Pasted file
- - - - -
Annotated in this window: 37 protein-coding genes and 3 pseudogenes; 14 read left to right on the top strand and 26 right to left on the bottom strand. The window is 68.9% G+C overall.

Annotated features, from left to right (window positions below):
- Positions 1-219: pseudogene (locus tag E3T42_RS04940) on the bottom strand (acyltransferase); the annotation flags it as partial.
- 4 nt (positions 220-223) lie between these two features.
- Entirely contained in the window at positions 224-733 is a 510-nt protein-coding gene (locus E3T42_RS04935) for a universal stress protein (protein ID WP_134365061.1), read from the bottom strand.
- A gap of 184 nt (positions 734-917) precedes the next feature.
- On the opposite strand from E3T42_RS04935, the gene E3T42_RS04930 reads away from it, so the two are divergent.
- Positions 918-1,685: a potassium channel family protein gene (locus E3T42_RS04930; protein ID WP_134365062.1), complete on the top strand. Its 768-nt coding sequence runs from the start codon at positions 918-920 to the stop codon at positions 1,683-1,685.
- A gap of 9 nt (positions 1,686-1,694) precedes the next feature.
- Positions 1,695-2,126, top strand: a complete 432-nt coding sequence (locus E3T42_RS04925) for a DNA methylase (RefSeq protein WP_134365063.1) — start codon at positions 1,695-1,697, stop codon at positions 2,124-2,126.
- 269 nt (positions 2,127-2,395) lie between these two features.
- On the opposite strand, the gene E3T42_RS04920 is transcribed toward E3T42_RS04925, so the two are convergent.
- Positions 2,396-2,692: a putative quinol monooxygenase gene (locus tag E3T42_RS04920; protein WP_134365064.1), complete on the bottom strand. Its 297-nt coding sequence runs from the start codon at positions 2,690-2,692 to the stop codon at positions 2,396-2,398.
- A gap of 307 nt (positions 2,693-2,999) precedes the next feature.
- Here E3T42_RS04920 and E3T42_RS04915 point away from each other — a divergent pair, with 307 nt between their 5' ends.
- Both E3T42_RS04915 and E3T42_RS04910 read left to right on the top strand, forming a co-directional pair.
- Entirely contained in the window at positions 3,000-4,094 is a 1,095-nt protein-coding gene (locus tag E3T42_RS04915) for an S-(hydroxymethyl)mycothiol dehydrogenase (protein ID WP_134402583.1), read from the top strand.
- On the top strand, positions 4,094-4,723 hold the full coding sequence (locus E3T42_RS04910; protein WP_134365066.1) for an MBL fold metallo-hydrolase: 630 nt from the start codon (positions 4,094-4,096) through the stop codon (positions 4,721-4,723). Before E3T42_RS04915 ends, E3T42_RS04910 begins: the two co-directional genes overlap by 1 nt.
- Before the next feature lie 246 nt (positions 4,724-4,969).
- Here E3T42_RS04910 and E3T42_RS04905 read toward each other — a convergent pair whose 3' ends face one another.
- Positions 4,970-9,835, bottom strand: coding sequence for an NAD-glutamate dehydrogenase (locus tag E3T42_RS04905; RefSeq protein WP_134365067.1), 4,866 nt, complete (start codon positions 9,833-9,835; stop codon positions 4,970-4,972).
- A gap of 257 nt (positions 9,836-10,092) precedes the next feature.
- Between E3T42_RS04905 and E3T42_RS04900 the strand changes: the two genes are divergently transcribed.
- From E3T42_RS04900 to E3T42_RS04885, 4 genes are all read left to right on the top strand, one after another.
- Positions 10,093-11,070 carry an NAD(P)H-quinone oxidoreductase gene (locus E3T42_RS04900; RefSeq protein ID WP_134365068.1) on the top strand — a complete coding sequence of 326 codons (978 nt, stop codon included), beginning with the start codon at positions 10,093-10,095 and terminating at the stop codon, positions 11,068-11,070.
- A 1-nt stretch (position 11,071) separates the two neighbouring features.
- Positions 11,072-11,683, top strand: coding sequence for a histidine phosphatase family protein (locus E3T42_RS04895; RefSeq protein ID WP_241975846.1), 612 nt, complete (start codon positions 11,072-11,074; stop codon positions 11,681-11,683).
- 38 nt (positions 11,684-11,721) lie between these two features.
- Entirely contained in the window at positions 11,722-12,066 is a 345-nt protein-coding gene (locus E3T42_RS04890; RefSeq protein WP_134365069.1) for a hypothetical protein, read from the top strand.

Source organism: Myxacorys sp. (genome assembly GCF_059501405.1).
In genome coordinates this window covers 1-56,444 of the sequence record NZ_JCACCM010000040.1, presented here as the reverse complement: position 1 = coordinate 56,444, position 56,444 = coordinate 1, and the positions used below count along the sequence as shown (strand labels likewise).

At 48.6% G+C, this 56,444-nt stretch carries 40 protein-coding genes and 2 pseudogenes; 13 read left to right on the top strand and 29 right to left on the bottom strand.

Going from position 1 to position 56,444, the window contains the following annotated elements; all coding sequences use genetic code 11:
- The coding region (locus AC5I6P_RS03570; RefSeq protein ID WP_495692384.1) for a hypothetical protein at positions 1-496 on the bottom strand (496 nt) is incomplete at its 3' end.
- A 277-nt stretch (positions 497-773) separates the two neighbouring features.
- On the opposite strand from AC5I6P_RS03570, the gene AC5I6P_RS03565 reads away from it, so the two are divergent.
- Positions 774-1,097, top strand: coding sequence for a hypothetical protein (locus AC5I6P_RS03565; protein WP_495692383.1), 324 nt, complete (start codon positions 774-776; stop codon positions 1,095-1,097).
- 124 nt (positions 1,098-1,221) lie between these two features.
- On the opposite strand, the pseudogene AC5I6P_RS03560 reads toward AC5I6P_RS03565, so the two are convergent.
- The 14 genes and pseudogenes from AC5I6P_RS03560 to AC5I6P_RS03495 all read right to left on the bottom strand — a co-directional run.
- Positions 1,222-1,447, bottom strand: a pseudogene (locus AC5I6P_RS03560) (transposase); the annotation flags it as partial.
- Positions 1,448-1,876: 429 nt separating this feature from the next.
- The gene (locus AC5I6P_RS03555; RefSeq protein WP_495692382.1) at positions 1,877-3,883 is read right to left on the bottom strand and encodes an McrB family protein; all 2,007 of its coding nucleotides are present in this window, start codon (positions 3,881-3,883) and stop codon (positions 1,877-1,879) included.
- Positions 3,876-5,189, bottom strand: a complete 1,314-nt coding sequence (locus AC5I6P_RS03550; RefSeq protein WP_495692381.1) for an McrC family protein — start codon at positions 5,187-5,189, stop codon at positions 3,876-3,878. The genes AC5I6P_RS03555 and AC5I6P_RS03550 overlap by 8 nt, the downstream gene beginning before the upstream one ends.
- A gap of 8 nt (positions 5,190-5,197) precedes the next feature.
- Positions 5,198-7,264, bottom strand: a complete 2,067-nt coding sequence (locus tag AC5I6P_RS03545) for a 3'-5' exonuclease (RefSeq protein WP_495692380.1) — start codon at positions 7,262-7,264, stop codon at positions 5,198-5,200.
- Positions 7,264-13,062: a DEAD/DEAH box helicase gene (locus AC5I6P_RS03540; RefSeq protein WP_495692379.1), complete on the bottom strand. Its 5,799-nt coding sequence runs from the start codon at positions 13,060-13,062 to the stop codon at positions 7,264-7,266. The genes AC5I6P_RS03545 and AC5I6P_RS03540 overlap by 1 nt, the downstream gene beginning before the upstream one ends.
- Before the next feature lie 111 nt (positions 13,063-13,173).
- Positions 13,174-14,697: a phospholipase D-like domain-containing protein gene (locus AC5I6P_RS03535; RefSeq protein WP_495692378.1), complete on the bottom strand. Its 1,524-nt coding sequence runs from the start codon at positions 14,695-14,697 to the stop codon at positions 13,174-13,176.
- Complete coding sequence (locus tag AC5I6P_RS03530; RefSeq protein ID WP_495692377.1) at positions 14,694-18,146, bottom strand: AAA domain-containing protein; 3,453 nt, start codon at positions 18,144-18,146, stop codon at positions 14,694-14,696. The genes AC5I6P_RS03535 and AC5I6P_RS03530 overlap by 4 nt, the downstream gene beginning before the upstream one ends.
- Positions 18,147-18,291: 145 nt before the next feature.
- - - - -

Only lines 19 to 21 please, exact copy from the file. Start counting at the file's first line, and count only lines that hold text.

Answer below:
- Before the next feature lie 246 nt (positions 4,724-4,969).
- Here E3T42_RS04910 and E3T42_RS04905 read toward each other — a convergent pair whose 3' ends face one another.
- Positions 4,970-9,835, bottom strand: coding sequence for an NAD-glutamate dehydrogenase (locus tag E3T42_RS04905; RefSeq protein WP_134365067.1), 4,866 nt, complete (start codon positions 9,833-9,835; stop codon positions 4,970-4,972).